Only Your Love

Today’s song is Youth and Thrash in 1990 taking Bananarama onto the dancefloor and under the spell of Sympathy For The Devil (everyone was into Sympathy For The Devil and those woo-woo backing vocals in 1990). The bassline’s a killer too. Yes, you could probably mix it straight into Loaded. There’s only one thing for it- it’s Friday, get down.

Only Your Love (Youth And Thrash On The Mix) 

Thanks to Mark for the tip with this one.

That’s What Gets Results

Who wouldn’t want a Face magazine t-shirt as modelled by Siobhan Fahey from Bananarama? I’m half tempted to print out the cut out slip and send it off to the address and see what happens (I’d have to put a postal order in I think).

Bananarama have reformed recently. They kept appearing on the Top Of The Pops reruns (not the 1985 ones showing at the moment but last year’s 1983 repeats). Cruel Summer sounded very good all these years later, a slightly off kilter pop song about love in oppressive summer heat in the city. The home-made dancing is refreshing too, a time when female pop stars weren’t drilled to within an inch of their lives. And maybe some of us were suddenly reminded why Bananarama being on Top Of The Pops week in, week out when we were 13 years old was something of a visual treat…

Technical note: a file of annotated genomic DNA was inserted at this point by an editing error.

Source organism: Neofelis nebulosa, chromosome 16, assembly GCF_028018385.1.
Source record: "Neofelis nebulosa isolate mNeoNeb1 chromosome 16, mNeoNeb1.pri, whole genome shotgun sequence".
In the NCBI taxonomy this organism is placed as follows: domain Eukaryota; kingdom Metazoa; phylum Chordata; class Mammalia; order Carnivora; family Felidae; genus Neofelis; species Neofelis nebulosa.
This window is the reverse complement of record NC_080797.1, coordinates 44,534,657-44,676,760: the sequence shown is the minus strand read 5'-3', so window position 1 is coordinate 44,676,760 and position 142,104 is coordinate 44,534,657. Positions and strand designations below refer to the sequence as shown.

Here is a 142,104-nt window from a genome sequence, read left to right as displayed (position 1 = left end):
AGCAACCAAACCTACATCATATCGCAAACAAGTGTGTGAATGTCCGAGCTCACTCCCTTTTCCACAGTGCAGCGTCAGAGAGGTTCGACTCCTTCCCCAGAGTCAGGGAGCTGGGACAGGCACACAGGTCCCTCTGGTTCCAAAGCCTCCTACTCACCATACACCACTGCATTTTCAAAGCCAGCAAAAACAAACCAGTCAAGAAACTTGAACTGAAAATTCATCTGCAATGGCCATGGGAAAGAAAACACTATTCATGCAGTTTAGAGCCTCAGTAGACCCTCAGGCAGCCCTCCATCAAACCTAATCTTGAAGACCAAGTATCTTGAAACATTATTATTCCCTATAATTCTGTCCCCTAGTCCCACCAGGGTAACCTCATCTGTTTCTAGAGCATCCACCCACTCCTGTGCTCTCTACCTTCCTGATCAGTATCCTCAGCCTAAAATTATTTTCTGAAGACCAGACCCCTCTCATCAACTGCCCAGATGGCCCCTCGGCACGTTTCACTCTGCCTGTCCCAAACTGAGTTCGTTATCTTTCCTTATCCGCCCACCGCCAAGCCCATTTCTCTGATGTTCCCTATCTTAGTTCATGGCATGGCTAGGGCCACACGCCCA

They first hit the chart due to their backing vocals on the Fun Boy Three’s 1982 hit single, It Ain’t What You Do (It’s The Way That You Do It), which came about because Terry Hall saw an article on them in The Face and liked their look. They switched around for Bananarama’s next single Really Saying Something with Terry, Lynval and Neville singing backing for Siobhan, Sara and Keren.

It Ain’t What You Do (It’s The Way That You Do It)

The song was originally written in 1939 by jazz musicians Melvin ‘Sy’ Oliver and James ‘Trummy’ Young. It says something about the Fun Boy Three’s talents that they took an old jazz tune and turned it into a pop ska song, and then to number 4 in the charts (probably selling hundreds of thousands of copies).